Chris Welter: What does southwest Ohio’s history tell us about our present?

Eric Michael Rhodes: You have a culture of kind of enduring rather than embracing emancipation. It's in this region that violence against African-Americans really becomes a part of life after the Civil War. Southern Indiana, parts of which are constitutive of Cincinnati's metropolitan area, this is where the majority of northern lynchings happen during Jim Crow.

Chris Welter: Tell me about the United Daughters of the Confederacy.

Eric Michael Rhodes: If you're a respectable, wealthy white woman in the South after the Civil War, you would be a member. You'd get together, play bridge, drink tea, hold fundraisers, fund scholarships and rewrite the history of the Civil War. So this is the organization that funded the construction of the monuments that are currently being taken down throughout the U.S.  In 1901, the UDC Stonewall Jackson chapter of Cincinnati was founded, the first in Ohio. And two years later, the UDC holds their first national convention in St. Louis. Both Jefferson Davis's and Stonewall Jackson's widows are in attendance. The minutes from that meeting show that the Ohio division was dominated by southwestern Ohioans. So chapters came from Cincinnati, from Oxford, where Miami University is, from Springfield, up the road from Yellow Springs. There's an old saying, right, that the North won the war and the South won the history. Their ideological project was really successful.

Chris Welter: I understand that one of those monuments is still around, down in Franklin, Ohio, just southwest of Dayton?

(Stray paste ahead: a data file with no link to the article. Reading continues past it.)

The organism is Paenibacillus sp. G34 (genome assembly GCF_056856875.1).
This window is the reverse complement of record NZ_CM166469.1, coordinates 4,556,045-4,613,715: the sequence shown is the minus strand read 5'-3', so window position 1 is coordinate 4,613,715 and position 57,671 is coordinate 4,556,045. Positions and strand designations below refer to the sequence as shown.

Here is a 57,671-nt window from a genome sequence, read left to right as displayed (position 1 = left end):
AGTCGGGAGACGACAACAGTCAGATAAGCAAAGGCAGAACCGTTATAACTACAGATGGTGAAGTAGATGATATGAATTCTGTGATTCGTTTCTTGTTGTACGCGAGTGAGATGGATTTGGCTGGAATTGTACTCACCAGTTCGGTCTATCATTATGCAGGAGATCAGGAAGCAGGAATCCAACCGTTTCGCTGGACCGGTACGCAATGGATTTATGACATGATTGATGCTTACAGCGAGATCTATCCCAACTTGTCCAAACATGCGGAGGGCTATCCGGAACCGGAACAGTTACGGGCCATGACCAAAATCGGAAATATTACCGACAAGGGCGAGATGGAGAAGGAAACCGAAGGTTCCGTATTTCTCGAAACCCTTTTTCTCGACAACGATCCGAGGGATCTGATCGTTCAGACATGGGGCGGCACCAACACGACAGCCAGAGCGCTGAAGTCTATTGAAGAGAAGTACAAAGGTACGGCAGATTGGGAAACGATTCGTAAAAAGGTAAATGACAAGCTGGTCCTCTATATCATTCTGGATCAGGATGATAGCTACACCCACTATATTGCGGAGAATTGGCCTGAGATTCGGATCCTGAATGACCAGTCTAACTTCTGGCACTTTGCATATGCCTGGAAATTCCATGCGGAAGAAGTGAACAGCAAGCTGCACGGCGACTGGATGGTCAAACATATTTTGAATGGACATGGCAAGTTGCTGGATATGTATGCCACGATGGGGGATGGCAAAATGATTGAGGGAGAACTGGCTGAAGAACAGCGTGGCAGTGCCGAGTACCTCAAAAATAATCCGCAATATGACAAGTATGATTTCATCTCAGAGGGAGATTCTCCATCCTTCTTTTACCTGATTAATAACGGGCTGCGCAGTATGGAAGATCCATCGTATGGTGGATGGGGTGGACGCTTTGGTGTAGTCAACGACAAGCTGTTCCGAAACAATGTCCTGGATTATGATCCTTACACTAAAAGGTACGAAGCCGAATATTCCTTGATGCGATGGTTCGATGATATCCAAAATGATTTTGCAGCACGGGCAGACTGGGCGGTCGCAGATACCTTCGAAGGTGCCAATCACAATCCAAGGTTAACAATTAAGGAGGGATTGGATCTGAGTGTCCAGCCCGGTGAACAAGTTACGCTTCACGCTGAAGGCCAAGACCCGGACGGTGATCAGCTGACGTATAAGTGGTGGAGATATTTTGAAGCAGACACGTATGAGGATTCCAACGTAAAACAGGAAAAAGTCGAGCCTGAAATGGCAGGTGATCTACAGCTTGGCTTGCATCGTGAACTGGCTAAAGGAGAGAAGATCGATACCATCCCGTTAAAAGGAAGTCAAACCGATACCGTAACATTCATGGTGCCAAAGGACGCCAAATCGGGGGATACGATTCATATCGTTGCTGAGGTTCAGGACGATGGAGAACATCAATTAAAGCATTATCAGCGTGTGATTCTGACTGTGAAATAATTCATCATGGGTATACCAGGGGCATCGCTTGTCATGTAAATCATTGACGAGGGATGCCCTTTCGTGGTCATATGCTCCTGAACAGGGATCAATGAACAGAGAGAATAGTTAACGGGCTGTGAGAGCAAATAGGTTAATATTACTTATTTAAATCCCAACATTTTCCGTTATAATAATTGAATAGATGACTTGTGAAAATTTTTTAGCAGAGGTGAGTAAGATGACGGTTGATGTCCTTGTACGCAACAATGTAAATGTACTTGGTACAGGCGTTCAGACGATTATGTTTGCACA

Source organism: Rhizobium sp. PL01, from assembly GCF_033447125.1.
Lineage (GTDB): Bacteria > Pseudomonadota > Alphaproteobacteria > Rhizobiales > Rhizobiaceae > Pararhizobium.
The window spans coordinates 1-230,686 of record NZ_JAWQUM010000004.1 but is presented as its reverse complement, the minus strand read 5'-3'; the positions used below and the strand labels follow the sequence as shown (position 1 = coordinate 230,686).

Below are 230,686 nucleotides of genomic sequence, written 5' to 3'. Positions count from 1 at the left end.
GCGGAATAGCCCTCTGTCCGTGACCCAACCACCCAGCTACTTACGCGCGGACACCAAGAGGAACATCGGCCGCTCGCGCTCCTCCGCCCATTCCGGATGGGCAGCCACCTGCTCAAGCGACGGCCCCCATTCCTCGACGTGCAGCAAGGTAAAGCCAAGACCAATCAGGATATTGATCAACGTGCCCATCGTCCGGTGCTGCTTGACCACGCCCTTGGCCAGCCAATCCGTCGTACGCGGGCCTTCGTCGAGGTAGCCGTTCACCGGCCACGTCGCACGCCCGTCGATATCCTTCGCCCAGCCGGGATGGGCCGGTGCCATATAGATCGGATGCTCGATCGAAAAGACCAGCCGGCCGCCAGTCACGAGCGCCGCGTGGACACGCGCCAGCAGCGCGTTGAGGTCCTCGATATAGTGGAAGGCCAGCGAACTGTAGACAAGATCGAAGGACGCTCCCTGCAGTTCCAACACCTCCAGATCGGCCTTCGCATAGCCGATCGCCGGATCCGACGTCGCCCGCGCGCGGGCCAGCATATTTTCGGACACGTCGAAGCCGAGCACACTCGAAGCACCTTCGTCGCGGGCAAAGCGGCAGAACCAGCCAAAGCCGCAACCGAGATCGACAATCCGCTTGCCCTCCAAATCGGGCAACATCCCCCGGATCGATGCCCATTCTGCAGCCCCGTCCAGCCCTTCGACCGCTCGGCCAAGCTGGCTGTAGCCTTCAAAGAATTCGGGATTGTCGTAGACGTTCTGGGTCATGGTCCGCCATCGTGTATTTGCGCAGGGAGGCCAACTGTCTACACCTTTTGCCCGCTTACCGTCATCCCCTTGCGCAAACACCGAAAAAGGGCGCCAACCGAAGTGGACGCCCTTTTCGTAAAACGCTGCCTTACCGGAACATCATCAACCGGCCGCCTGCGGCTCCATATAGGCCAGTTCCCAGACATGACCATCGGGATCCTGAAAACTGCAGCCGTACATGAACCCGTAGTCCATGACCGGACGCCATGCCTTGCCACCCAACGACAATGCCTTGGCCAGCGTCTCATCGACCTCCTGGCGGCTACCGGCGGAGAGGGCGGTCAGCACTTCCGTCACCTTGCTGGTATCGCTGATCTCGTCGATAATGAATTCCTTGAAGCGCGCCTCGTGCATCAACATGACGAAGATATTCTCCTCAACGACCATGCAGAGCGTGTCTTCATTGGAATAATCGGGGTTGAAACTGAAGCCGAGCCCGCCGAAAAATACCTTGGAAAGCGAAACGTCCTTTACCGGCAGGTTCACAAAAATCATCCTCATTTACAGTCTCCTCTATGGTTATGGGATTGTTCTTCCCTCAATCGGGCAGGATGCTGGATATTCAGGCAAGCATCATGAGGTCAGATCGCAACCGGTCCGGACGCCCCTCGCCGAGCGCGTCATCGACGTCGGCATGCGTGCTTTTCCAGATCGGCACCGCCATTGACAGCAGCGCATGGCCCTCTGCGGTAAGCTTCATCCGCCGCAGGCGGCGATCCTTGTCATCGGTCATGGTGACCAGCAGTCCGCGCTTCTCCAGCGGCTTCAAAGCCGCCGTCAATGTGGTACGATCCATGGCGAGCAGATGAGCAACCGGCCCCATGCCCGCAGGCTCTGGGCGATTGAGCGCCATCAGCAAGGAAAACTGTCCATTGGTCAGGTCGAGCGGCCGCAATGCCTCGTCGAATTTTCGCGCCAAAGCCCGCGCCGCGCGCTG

Eric Michael Rhodes: It was erected in 1927. A  lot of southwestern Ohioans fought, they thought, for the preservation of the Union and specifically not for the emancipation of slaves. They were seeking to make nice with their white southern neighbors. And so in 1927, Cincinnati's chapter of the UDC, Ohio's Director of Highways, and journalists gathered to commemorate "in loving memory of Robert E. Lee." They sang at that ceremony, Carry Me Back To Old Virginny, which is where Lee was from, and Lee's favorite hymn: "How Firm a Foundation." It turns out the monument’s foundation was pretty firm.

Locally, just last week, the Clark County Fair Board banned the sale and display for sale of the Confederate flag and other symbols of hate speech at the Fairgrounds.

Environmental reporter Chris Welter is a corps member with Report for America, a national service program that places journalists into local newsrooms.

JULY 22 - This story has been revised to reflect the following correction: Due to an editing error, the position of State Representatives Niraj Antani and Fred Strahorn on the motion to table the amendment to the bill was transposed. The two representatives voted in favor of banning Confederate memorabilia at county fairs.